Journal of Bone and Mineral Metabolism

, Volume 32, Issue 6, pp 718–724 | Cite as

Homocysteine, an additional factor, is linked to osteoporosis in postmenopausal women with type 2 diabetes

  • Li Jianbo
  • Hongman Zhang
  • Lingfei Yan
  • Min Xie
  • Yan Mei
  • Chen Jiawei
Original Article


We explored the relationship between plasma total homocysteine concentration and osteoporosis in postmenopausal patients with type 2 diabetes. Postmenopausal patients with type 2 diabetes (n = 258) were enrolled in a cross-sectional hospital-based study. Osteoporosis was documented by dual energy X-ray absorptiometry. Plasma total homocysteine concentration was measured using fluorescence polarization immunoassay. Risk factors for osteoporosis and determinants of homocysteine were obtained from blood samples and interviewer questionnaire. We found that plasma total homocysteine levels were higher in subjects with osteoporosis and diabetes than without [(9.5 ± 2.0) vs. (10.4 ± 2.4) μmol/l, p = 0.001]. The association of homocysteine with osteoporosis was independent of possible risk factors for osteoporosis in diabetes (e.g., duration of diabetes, HbA1c, body mass index, serum 25-hydroxyvitamin D, thiazolidinediones, and retinopathy) and determinants of homocysteine concentration (age, serum folate and vitamin B12, renal status, and biguanide use) [OR 1.40 (1.02–1.90), p = 0.036]. In addition, bone mineral density was closely correlated with homocysteine as a continuous variable after adjusting for age [r = −0.64 (−0.69 to −0.58), p = 0.002]. Furthermore, per increase of 5.0 μmol/l, plasma homocysteine was related to osteoporosis, after controlling for per unit increase of other factors [OR 1.42 (1.07–1.96), p = 0.027]. The optimal cut-off point for the plasma homocysteine level distinguishing diabetic patients with osteoporosis from without was 10.18 μmol/l. The results suggest that plasma total homocysteine concentration is independently associated with the occurrence of osteoporosis in postmenopausal patients with type 2 diabetes. Future prospective studies are warranted to clarify the relationship.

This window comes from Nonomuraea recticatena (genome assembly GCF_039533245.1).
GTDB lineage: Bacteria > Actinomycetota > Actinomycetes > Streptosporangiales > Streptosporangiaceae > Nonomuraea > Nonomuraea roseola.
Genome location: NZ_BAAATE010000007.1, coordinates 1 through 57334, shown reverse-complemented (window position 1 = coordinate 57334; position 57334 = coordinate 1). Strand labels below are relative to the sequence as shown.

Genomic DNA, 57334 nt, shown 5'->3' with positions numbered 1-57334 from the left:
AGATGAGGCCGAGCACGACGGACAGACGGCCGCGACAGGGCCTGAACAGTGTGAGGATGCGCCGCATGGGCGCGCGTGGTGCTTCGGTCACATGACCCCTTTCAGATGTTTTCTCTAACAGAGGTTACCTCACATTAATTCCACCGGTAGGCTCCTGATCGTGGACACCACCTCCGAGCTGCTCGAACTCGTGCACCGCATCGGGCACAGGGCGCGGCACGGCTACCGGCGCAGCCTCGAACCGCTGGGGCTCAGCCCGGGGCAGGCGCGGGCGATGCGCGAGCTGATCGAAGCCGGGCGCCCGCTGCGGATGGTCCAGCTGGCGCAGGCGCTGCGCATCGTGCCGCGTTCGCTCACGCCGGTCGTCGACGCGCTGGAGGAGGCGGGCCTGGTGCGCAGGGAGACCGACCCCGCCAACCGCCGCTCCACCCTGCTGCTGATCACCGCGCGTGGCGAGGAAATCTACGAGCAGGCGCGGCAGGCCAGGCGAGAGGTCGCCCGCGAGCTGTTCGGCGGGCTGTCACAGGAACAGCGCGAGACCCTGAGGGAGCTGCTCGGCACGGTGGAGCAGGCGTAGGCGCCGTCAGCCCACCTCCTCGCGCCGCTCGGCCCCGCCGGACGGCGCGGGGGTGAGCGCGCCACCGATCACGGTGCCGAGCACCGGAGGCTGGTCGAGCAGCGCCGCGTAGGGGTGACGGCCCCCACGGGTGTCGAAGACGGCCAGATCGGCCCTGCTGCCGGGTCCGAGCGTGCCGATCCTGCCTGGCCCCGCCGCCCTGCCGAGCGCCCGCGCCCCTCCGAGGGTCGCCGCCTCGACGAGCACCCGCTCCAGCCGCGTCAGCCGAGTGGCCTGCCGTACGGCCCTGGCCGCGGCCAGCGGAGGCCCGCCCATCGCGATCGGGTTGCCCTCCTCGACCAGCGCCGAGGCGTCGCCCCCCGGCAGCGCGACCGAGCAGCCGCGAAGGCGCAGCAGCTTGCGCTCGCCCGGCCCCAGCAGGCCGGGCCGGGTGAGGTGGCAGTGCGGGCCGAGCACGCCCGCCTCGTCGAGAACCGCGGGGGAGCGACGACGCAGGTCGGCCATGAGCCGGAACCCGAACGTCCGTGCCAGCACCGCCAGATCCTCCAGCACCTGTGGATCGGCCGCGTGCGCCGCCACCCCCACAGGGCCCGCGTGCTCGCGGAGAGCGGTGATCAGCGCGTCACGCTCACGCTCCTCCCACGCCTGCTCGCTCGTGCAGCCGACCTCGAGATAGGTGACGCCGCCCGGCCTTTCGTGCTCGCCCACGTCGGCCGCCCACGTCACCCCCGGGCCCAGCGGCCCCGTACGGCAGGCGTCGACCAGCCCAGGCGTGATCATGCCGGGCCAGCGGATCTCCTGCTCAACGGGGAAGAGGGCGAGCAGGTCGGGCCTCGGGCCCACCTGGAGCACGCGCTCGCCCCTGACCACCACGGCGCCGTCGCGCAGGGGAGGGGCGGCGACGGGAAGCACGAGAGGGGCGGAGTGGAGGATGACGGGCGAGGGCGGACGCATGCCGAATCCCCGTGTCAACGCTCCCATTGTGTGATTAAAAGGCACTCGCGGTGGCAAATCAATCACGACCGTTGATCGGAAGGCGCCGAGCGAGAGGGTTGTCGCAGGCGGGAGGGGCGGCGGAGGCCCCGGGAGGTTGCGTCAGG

Homocysteine Osteoporosis Postmenopausal women Type 2 diabetes 



We would like to thank National Natural Science Foundation (81070655) of China and Jiangsu Provincial Natural Science Foundation (BK2009441) of China for supporting this project. This work would not have been possible without the funding.

Conflict of interest

All authors have no conflicts of interest.


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Copyright information

© The Japanese Society for Bone and Mineral Research and Springer Japan 2013

Authors and Affiliations

  • Li Jianbo
    • 1
  • Hongman Zhang
    • 1
  • Lingfei Yan
    • 1
  • Min Xie
    • 1
  • Yan Mei
    • 1
  • Chen Jiawei
    • 1
  1. 1.Diabetes and Osteoporosis Study Group, Endocrinology and Metabolism DepartmentThe First Affiliated Hospital of Nanjing Medical UniversityNanjingChina

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